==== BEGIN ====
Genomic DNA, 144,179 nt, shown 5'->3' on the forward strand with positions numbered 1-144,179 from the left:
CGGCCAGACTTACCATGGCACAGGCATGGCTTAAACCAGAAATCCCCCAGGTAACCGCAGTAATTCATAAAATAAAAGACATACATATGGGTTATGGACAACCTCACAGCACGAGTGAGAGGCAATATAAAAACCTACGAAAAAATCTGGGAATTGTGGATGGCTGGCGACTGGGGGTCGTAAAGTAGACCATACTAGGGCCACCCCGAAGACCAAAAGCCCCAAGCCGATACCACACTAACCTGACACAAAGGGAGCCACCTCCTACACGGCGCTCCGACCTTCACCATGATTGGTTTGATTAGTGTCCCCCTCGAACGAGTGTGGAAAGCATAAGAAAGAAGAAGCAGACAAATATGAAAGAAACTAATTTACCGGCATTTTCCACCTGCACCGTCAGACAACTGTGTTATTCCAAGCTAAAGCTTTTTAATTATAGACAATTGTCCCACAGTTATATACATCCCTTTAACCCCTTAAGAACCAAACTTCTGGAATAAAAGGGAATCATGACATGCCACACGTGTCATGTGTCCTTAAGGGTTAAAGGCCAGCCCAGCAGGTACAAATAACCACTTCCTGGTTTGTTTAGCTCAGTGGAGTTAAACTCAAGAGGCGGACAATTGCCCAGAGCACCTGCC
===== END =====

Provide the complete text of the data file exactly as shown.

Genomic DNA, 144,179 nt, shown 5'->3' on the forward strand with positions numbered 1-144,179 from the left:
CGGCCAGACTTACCATGGCACAGGCATGGCTTAAACCAGAAATCCCCCAGGTAACCGCAGTAATTCATAAAATAAAAGACATACATATGGGTTATGGACAACCTCACAGCACGAGTGAGAGGCAATATAAAAACCTACGAAAAAATCTGGGAATTGTGGATGGCTGGCGACTGGGGGTCGTAAAGTAGACCATACTAGGGCCACCCCGAAGACCAAAAGCCCCAAGCCGATACCACACTAACCTGACACAAAGGGAGCCACCTCCTACACGGCGCTCCGACCTTCACCATGATTGGTTTGATTAGTGTCCCCCTCGAACGAGTGTGGAAAGCATAAGAAAGAAGAAGCAGACAAATATGAAAGAAACTAATTTACCGGCATTTTCCACCTGCACCGTCAGACAACTGTGTTATTCCAAGCTAAAGCTTTTTAATTATAGACAATTGTCCCACAGTTATATACATCCCTTTAACCCCTTAAGAACCAAACTTCTGGAATAAAAGGGAATCATGACATGCCACACGTGTCATGTGTCCTTAAGGGTTAAAGGCCAGCCCAGCAGGTACAAATAACCACTTCCTGGTTTGTTTAGCTCAGTGGAGTTAAACTCAAGAGGCGGACAATTGCCCAGAGCACCTGCC